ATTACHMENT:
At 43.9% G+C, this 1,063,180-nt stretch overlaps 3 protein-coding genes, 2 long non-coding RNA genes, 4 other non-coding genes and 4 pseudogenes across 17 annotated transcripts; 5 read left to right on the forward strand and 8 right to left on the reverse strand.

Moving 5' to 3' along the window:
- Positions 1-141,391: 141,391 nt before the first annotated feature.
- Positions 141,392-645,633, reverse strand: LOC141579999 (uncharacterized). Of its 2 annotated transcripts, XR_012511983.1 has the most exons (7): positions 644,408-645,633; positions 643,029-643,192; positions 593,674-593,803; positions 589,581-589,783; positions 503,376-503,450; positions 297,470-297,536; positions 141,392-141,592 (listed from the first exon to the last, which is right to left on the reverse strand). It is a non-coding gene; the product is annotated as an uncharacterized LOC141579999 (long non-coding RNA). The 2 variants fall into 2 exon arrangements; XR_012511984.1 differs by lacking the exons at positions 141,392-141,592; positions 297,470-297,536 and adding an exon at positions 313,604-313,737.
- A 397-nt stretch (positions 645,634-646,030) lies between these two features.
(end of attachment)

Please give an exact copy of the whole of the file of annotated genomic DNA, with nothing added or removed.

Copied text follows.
At 43.9% G+C, this 1,063,180-nt stretch overlaps 3 protein-coding genes, 2 long non-coding RNA genes, 4 other non-coding genes and 4 pseudogenes across 17 annotated transcripts; 5 read left to right on the forward strand and 8 right to left on the reverse strand.

Moving 5' to 3' along the window:
- Positions 1-141,391: 141,391 nt before the first annotated feature.
- Positions 141,392-645,633, reverse strand: LOC141579999 (uncharacterized). Of its 2 annotated transcripts, XR_012511983.1 has the most exons (7): positions 644,408-645,633; positions 643,029-643,192; positions 593,674-593,803; positions 589,581-589,783; positions 503,376-503,450; positions 297,470-297,536; positions 141,392-141,592 (listed from the first exon to the last, which is right to left on the reverse strand). It is a non-coding gene; the product is annotated as an uncharacterized LOC141579999 (long non-coding RNA). The 2 variants fall into 2 exon arrangements; XR_012511984.1 differs by lacking the exons at positions 141,392-141,592; positions 297,470-297,536 and adding an exon at positions 313,604-313,737.
- A 397-nt stretch (positions 645,634-646,030) lies between these two features.